such a conflict cannot be avoided.
General Gomez conferred with General
Brooke from about coon today.
The Junta Patriotica dissolved, pass
ing resolutions of adherence to Gomez.
Drought is Broken.
San Fbancihco, March 15. The
drouth which has threatened the loss of
millions of dollars to the state has been
broken by a rain storm which promises
to continue for several days. Nearly
an iuch has already been distributed
over the Sacramento valley. Reports
show that both grain and fruit crops are
in excellent condition throughout the
Only a trace of rain has fallen in the
southern coast counties but there, as
elsewhere, Indications point to a big
rain storm, where it is needed more than
in any other part of tbe state.
San Francisco, March 15. It baa been
raining here steadily for the past 24
hours, and the storm has become gen
eral throughout the state.
That Throbbing Headache
Would quicklv leave you, if you need
Dr. King's New Lifa Pills. Thousands
of sufferers have proved their matchless
merit for shk and nervous headaches.
They make pure blood and strong nerves
aad build up your health. Easy to take
Try them. Only 25 cents. Money back
if not cared. Sold by BUkeley A
Houghton, uruggints. O
Bow la frcTu I'n-amonla.
You are perhaps aware that pneu
monia always results from a cold or from
an attack of L Grippe. During the
epidemic of La Grippe a few years ago
when so many cases resulted in pneu
monia, it was observed that the attack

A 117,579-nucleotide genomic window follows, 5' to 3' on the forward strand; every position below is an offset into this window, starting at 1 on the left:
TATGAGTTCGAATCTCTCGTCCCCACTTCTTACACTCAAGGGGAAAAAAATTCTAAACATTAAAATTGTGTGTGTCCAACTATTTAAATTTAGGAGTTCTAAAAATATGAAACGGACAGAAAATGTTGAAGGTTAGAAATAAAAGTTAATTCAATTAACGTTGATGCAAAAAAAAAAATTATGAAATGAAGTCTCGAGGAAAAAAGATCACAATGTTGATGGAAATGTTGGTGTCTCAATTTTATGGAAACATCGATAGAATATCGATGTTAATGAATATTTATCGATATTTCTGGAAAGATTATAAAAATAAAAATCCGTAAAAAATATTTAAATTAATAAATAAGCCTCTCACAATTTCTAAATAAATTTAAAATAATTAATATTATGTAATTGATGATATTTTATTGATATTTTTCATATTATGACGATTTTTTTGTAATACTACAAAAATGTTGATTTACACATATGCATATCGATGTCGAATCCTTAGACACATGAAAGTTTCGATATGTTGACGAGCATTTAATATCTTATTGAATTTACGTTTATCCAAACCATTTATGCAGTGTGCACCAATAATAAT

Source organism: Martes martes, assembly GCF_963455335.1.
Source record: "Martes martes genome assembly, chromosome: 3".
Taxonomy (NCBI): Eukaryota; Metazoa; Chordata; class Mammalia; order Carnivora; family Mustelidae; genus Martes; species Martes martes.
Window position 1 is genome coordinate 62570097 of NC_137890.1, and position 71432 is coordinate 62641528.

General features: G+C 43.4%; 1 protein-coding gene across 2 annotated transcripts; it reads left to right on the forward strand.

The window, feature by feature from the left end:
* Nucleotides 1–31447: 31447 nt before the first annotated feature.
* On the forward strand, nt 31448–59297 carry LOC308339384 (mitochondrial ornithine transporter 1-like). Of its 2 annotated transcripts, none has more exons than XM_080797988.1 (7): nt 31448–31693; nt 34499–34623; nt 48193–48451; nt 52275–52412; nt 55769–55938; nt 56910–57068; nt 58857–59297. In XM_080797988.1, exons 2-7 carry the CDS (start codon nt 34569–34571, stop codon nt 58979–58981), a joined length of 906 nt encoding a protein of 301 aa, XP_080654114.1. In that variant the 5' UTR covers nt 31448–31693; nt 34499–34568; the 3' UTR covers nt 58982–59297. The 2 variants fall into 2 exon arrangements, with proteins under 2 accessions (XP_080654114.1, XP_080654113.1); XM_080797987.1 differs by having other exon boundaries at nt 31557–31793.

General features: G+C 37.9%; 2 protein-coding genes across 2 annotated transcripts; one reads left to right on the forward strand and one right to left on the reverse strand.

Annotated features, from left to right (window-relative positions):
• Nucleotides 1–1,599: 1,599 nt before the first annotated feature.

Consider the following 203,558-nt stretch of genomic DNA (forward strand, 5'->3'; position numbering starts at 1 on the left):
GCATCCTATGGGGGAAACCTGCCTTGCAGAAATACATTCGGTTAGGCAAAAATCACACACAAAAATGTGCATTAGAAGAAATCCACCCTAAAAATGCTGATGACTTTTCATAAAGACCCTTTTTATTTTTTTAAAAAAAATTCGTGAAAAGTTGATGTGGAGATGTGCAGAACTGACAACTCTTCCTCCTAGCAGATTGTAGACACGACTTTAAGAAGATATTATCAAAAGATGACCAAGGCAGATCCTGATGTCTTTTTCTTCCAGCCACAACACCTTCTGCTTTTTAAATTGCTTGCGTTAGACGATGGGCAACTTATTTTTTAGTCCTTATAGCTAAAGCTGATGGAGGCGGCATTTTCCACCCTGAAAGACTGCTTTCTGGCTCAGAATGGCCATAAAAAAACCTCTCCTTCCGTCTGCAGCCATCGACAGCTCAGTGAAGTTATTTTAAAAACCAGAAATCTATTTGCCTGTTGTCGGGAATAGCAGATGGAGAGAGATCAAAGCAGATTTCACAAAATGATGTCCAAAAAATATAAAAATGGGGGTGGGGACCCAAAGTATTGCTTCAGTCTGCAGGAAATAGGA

was never followed by that disease when
Chamlierlain's Cough Remedy was used.
It counteracts any tendency of a cold or
La Grippe to remilt in that dangerous
disease. - It Is the best remedy In the
world for bad colas and La Grippe.
Every bottle warranted. For sale by
Blakeley A Houghton, druggists.
Makes the food more delicious and wholesome
Brasi; lisirncM li Treat Willi Osaiez
' as BeprescnUiuE tne Cnnani.
Supporters of Gomez and the Assem
bly Have Each Arranged for Detn
onstrations to be Given and a
Clash Seems Unavoidable.
Chicago, March 15. A special to the
Times-Herald from Washington euvs:
Discretionary authority has been given
to Major-General Brooke, governor
general of Cuba, to dissolve the Cuban
assembly. From Die tone of General
Brooke's dispatches, officials expect that
he will immediately avail himself of the
authority Invested in him.
Such action will be t'r.e first inter
ference of the government of the United
States with tbe persons styling them
selves the representatives of tbe Cuban